James De Lorenzi, Guardians of the Tradition: historians and historical writing in Ethiopia and Eritrea.
Guardians of the Tradition, De Lorenzi's first monograph, responds simultaneously to recent calls in intellectual history for more international and plural approaches, and to calls in Ethiopian studies for a more dedicated focus on Ethiopian thinkers and ideas. The book focuses on the highland regions of present-day Ethiopia and Eritrea, where a complex and varied tradition of historiographical writing has flourished since medieval times. This tradition, De Lorenzi remarks, is little known outside the society that produced it, and has been disregarded, both within and outside African studies, in debates about orality, literacy, and the modernity of historical thinking. The creativity and richness of Ethiopian historical writing forcefully challenge the argument that historiography is a product of Western modernity and a Western export--a point rather obvious for Africanists, but not so obvious in the field of history at large, which De Lorenzi attacks for its 'parochialism' and 'latent Eurocentrism' (p. 138).
Through the works of three intellectuals, Gabrii Krestos Takla Haymanot (1892-1932), Gabrii Mika'el Germu (1900-69) and Heruy Waldii Sellase (1878-1938), Guardians of the Tradition argues that in the early twentieth century vernacular historiography thrived in Ethiopia and Eritrea. The global political, economic and cultural forces to which Ethiopian and Eritrean intellectuals were exposed encouraged them to experiment with new methods, sources and analytical tools. Gabrii Krestos, Gabrii Mika'el, Heruy and many of their contemporaries creatively appropriated Western sources and methods, while at the same time committing to the preservation of the inherited tradition. They aimed at becoming 'modern through the past' (p. 4). The era's collective project was one of 'open inquiry and informed critical synthesis' (p. 9). Alongside the historiographical heritage of Ethiopia's own past, Western ideas were an important influence, but they never became hegemonic; 'vernacular historical writing was not westernized', argues Di Lorenzi, 'instead, Western historiography was indigenized' (p. 10).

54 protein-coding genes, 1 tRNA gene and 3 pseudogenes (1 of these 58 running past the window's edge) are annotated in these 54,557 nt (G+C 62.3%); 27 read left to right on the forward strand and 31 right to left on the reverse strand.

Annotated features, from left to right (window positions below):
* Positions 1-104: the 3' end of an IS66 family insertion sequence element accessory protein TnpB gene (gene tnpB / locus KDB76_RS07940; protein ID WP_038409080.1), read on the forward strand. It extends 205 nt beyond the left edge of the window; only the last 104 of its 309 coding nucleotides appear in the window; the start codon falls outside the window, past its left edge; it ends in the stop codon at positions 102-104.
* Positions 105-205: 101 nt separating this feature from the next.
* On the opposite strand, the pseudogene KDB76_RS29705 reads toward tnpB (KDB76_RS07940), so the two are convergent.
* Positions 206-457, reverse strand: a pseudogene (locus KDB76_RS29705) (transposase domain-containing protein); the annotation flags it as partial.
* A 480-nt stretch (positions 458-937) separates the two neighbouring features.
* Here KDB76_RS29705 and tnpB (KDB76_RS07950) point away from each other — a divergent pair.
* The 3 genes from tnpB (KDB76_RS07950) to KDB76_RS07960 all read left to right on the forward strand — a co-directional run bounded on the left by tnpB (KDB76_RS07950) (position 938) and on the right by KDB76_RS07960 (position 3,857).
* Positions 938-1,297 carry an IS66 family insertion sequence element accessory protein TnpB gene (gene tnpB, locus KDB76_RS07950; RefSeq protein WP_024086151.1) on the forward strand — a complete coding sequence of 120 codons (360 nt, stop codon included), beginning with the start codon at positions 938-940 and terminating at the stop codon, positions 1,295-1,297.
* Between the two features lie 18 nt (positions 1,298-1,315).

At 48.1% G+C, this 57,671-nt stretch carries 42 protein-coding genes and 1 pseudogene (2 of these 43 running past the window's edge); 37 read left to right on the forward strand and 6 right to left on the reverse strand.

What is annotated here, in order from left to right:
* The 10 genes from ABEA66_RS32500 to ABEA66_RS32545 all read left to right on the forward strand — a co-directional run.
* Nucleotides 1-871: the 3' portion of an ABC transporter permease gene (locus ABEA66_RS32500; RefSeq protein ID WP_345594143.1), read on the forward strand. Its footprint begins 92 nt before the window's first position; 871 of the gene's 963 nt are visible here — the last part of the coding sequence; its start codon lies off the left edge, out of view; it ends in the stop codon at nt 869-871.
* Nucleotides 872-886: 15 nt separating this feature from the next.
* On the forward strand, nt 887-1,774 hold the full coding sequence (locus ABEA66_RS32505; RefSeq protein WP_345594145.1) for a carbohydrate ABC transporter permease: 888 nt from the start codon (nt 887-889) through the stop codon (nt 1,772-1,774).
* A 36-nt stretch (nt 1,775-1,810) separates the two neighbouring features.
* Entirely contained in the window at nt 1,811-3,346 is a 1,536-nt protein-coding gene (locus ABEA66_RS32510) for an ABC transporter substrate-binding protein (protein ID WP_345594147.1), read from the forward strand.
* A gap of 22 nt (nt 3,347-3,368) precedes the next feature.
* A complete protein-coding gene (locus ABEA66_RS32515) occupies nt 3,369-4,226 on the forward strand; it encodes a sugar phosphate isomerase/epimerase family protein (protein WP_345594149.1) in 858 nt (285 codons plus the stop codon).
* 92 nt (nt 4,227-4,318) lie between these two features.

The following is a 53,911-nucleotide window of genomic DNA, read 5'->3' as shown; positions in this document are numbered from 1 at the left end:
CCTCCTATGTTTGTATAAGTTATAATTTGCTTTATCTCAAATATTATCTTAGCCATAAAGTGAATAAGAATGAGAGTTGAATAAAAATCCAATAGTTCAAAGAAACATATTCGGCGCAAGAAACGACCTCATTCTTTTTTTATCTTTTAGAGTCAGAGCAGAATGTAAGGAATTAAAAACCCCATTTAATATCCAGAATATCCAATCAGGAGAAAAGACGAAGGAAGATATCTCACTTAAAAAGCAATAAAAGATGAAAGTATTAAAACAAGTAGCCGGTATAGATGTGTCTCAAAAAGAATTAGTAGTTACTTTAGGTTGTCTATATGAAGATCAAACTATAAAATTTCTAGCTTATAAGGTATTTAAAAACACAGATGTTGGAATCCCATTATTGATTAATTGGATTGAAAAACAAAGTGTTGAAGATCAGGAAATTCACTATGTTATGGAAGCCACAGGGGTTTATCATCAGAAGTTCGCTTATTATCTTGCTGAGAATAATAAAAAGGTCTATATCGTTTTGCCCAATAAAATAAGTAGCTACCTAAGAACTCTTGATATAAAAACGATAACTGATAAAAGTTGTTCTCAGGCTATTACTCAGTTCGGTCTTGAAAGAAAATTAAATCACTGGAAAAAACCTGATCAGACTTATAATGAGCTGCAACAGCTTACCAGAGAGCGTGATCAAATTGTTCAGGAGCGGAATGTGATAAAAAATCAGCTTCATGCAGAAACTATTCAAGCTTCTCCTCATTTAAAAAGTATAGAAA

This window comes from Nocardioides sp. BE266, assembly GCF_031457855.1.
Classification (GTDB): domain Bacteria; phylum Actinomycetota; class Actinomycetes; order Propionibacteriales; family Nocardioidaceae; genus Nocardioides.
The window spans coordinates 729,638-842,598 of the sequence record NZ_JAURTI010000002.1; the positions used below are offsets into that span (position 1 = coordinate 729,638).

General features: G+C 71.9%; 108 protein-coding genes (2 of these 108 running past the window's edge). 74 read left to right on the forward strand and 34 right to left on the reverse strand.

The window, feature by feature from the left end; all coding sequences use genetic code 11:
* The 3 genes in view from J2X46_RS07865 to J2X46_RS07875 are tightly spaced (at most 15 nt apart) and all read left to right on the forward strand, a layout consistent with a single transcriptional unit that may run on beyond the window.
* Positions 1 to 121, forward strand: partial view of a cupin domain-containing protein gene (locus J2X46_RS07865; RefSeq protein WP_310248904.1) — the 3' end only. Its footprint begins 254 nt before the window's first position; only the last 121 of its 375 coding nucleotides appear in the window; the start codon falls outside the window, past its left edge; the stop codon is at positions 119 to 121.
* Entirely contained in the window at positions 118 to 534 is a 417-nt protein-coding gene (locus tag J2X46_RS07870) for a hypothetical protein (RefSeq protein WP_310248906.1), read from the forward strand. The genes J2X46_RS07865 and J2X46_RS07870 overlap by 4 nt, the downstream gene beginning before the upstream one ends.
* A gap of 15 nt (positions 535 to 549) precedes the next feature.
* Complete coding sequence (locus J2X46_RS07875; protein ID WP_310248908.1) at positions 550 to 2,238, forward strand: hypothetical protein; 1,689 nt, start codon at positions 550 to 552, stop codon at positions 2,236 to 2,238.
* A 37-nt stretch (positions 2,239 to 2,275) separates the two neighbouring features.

This argument is advanced most forcefully in the second chapter of the book. In his 1924 Accer Yd'aldm Tarik Bamareha (Short History of the World in Amharic), Gabra Krestos reads global history through a hierarchy of progress that differentiates between 'civilized' and 'uncivilized' people. Although he uses some Western racial classifications, his account diverges from Western conceptions of modernity. In Short History Dc Lorenzi shows, world historical development is defined by the spread and endurance of Christianity, not by the growth of science, wealth or freedom. Although historicist, Short History opposes the universalist claims of Western Eurocentrism, and situates Ethiopia among the world's modern countries.
The fifth chapter suggests that things changed after 1941, when a more Eurocentric brand of historicism, based on modernization theory, was adopted by intellectuals such as Kabbada Mika'el (1916-98). For Kabbada, Ethiopia was backward, and, in order to achieve modernity, had to learn from the West. These years coincided with the institutionalization of Ethiopian studies, a field that up until that moment had remained 'a private preserve with non-native wardens' (p. 136). The rise of acadcmic historiography in Ethiopia, particularly in the 1960s, brought more balance to the discipline. Many Ethiopian historians gained international recognition, published some historiographical classics, and effectively indigenized Ethiopian studies. Vernacular historiography, far from disappearing, continued to prosper, albeit separately from academic historiography. Kabbada Mika'el himself, after his initial Eurocentric orientation, produced more traditional historical works that firmly asserted Ethiopia's significance in world history.